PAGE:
atypical addison disease

Approximately one dog in 42 will have a special form of Addison’s disease. To understand this form, we have to add some more details about the adrenal cortex. We have already explained that the adrenal cortex makes corticosteroids: the glucocorticoids that control sugar, fat, and protein use during stress and the mineralocorticoids that control electrolytes (mainly sodium and potassium) during stress.

The adrenal cortex has three layers: the zona fasciculata, the zona reticularis, and the zona glomerulosa. The inner two layers make the glucocorticoids and the outer zona glomerulosa layer makes the mineralocorticoids.

Most dogs get Addison’s disease when all three layers of the adrenal gland are destroyed and no corticosteroid hormones of any kind can be produced. With atypical Addison’s disease, the problem is limited to the layers that produce the glucocorticoids. This creates a patient who cannot regulate blood sugar normally but who is not at risk for an Addisonian crisis.

Diagnosis is still done with the ACTH stimulation test.

Treatment consists of supplementing glucocorticoid hormones, such as prednisone. Often these patients ultimately progress to the more typical Addison’s disease, complete with electrolyte imbalance.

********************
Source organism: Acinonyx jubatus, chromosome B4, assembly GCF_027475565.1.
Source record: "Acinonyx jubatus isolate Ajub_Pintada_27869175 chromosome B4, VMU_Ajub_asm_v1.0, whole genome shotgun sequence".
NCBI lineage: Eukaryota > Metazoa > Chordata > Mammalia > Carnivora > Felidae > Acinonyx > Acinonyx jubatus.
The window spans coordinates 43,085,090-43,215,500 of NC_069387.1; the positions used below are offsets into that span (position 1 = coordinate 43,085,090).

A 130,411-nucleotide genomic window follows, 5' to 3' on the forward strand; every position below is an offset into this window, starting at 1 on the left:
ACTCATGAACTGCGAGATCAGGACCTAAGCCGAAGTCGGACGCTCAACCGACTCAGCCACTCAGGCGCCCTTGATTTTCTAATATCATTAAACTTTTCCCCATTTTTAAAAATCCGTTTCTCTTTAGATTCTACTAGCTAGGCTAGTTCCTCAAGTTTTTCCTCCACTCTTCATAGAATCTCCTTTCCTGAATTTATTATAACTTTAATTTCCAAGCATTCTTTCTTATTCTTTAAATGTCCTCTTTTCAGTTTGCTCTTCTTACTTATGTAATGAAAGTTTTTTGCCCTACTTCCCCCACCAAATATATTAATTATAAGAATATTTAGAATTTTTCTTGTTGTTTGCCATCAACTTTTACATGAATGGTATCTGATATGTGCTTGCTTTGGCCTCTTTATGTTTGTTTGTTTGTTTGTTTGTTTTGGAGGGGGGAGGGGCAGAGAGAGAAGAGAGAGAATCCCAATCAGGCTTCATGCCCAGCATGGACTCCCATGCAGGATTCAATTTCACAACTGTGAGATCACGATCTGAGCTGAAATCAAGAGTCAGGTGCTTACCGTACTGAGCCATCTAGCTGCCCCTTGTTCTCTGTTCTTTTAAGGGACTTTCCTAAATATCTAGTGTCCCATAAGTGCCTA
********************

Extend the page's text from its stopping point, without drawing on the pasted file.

A similar deficiency in glucocorticoids (but not mineralocorticoids) results when a pet has been on long-term oral glucocorticoids (such as prednisone) and medication is discontinued too abruptly. Long term glucocorticoid use leaves the outer layers of the adrenal cortex with nothing to do (and no stimulation from the pituitary gland since pills or shots are providing the body with more than enough glucocorticoids. Once the medication is withdrawn, the body is back to relying on its own adrenal glands for glucocorticoids but the gland has atrophied from lack of stimulation. This creates a deficiency in glucocorticoids similar to atypical Addison’s disease and is the reason why steroid hormones are typically tapered off rather than abruptly discontinued. True atypical Addison’s disease can be distinguished from overuse of medication by a plasma ACTH level (high in atypical Addison’s and low with medication overuse).

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